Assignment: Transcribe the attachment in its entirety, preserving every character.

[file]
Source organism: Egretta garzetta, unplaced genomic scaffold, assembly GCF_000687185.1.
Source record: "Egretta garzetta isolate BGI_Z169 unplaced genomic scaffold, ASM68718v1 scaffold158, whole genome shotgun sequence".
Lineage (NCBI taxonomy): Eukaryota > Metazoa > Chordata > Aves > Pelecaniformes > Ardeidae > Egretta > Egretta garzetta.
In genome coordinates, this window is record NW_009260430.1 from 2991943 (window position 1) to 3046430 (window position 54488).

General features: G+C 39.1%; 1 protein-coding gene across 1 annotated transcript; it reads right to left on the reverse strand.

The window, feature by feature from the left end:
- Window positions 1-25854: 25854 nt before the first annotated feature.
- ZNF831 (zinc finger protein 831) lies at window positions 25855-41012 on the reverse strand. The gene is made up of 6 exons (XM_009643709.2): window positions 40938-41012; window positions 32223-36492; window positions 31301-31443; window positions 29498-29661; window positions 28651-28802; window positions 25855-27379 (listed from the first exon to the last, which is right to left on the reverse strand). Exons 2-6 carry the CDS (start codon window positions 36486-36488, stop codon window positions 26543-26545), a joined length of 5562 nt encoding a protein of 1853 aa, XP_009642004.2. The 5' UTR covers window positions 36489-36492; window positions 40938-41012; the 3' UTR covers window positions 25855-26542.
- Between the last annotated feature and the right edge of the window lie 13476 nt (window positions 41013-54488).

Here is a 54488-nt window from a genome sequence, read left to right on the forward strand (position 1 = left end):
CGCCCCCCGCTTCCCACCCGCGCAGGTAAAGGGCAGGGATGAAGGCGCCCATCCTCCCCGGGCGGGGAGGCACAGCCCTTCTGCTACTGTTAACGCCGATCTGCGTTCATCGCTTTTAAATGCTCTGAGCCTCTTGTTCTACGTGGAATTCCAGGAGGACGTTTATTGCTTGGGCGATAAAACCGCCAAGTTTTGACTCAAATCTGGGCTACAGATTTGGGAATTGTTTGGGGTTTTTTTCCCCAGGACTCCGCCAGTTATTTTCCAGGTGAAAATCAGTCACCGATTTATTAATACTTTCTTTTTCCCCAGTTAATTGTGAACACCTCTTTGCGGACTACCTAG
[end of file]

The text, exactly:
Source organism: Egretta garzetta, unplaced genomic scaffold, assembly GCF_000687185.1.
Source record: "Egretta garzetta isolate BGI_Z169 unplaced genomic scaffold, ASM68718v1 scaffold158, whole genome shotgun sequence".
Lineage (NCBI taxonomy): Eukaryota > Metazoa > Chordata > Aves > Pelecaniformes > Ardeidae > Egretta > Egretta garzetta.
In genome coordinates, this window is record NW_009260430.1 from 2991943 (window position 1) to 3046430 (window position 54488).

General features: G+C 39.1%; 1 protein-coding gene across 1 annotated transcript; it reads right to left on the reverse strand.

The window, feature by feature from the left end:
- Window positions 1-25854: 25854 nt before the first annotated feature.
- ZNF831 (zinc finger protein 831) lies at window positions 25855-41012 on the reverse strand. The gene is made up of 6 exons (XM_009643709.2): window positions 40938-41012; window positions 32223-36492; window positions 31301-31443; window positions 29498-29661; window positions 28651-28802; window positions 25855-27379 (listed from the first exon to the last, which is right to left on the reverse strand). Exons 2-6 carry the CDS (start codon window positions 36486-36488, stop codon window positions 26543-26545), a joined length of 5562 nt encoding a protein of 1853 aa, XP_009642004.2. The 5' UTR covers window positions 36489-36492; window positions 40938-41012; the 3' UTR covers window positions 25855-26542.
- Between the last annotated feature and the right edge of the window lie 13476 nt (window positions 41013-54488).

Here is a 54488-nt window from a genome sequence, read left to right on the forward strand (position 1 = left end):
CGCCCCCCGCTTCCCACCCGCGCAGGTAAAGGGCAGGGATGAAGGCGCCCATCCTCCCCGGGCGGGGAGGCACAGCCCTTCTGCTACTGTTAACGCCGATCTGCGTTCATCGCTTTTAAATGCTCTGAGCCTCTTGTTCTACGTGGAATTCCAGGAGGACGTTTATTGCTTGGGCGATAAAACCGCCAAGTTTTGACTCAAATCTGGGCTACAGATTTGGGAATTGTTTGGGGTTTTTTTCCCCAGGACTCCGCCAGTTATTTTCCAGGTGAAAATCAGTCACCGATTTATTAATACTTTCTTTTTCCCCAGTTAATTGTGAACACCTCTTTGCGGACTACCTAG